“It’s unbelievable the amount of time he puts on perfecting the command of his fastball,” Mazzone said. “It’s his No. 1 priority. In his mind, if you can command your fastball and change speeds, there isn’t a heck of a lot more you have to do.”

…”I think what separates him is he’s so much better at recognizing what the last pitch dictated and gathering information from that than most guys are,” Glavine said. “Most guys say: `I threw a fastball in. Now I’m going to throw this.’ Why? They don’t know. It might not have anything at all to do with the last pitch. I think that’s what he’s good at. Seeing the hitter’s reaction and using that information on the next pitch.”

Allen Barra, one of the best baseball writers around, has a column on Barry Bonds. I don’t know if this is just a guest shot for Barra—who regularly writes for the Wall Street Journal and Saloon.com, but the Times sports department would improve significantly with someone like Barra on board.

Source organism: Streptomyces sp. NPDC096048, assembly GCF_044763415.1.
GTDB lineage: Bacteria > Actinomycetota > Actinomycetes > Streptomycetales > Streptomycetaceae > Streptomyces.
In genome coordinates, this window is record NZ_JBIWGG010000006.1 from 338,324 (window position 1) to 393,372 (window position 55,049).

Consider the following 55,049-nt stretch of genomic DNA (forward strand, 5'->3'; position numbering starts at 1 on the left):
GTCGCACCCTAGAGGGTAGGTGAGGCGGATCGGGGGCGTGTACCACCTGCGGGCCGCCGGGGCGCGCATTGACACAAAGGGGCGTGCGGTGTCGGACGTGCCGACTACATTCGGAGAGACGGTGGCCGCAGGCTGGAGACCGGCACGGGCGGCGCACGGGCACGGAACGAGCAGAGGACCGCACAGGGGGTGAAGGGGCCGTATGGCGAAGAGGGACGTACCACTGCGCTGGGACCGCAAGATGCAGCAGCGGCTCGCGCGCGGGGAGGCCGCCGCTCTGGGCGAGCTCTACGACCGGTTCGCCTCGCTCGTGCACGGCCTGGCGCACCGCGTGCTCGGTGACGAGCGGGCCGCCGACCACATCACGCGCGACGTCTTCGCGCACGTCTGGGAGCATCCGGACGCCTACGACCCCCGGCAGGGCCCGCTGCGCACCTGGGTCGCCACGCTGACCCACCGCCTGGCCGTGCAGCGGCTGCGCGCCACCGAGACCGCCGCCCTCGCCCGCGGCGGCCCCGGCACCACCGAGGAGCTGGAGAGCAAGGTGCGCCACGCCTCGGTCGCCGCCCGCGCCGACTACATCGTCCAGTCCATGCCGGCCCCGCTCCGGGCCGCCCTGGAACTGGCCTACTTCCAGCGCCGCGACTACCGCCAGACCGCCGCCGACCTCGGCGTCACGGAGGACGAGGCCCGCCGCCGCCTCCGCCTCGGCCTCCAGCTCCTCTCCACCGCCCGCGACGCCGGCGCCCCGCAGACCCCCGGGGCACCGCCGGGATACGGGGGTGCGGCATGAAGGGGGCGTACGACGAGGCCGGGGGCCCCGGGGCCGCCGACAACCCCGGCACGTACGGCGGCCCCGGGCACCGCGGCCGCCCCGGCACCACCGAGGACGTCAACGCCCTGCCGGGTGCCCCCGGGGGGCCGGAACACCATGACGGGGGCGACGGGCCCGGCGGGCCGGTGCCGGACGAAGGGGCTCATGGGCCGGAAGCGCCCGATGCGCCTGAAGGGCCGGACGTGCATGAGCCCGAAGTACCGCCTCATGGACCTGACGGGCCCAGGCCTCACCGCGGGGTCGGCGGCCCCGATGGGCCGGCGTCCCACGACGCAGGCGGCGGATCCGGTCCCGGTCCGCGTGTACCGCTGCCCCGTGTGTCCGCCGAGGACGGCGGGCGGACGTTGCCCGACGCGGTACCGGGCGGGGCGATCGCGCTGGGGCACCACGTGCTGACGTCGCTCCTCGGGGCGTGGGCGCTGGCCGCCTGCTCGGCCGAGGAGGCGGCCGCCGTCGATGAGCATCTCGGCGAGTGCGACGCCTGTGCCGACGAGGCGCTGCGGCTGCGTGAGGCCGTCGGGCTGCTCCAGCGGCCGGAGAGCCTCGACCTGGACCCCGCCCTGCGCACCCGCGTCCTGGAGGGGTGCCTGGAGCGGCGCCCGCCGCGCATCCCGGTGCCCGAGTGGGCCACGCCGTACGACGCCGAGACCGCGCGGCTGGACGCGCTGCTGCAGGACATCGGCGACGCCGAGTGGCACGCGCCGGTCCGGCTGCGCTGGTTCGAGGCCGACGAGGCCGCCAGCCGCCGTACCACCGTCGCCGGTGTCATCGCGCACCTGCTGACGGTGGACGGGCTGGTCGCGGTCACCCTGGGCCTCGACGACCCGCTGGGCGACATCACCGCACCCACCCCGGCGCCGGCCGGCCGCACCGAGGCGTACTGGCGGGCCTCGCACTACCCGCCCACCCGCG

Lastly, Michael Lewis wrote an amazing article on Oakland GM Billy Beane in the Times Magazine yesterday, detailing the art of the deal.

The story centers around Beane’s last-minute moves before the trading deadline last summer.

Having kept the team close enough to hope, he could now go out and shop for whatever else he needed to get to the playoffs. When he set off on this shopping spree, he kept in mind five simple rules:

1) No matter how successful you are, change is always good. There can never be a status quo. When you have no money, you can’t afford long-term solutions, only short-term ones. You have to always be upgrading.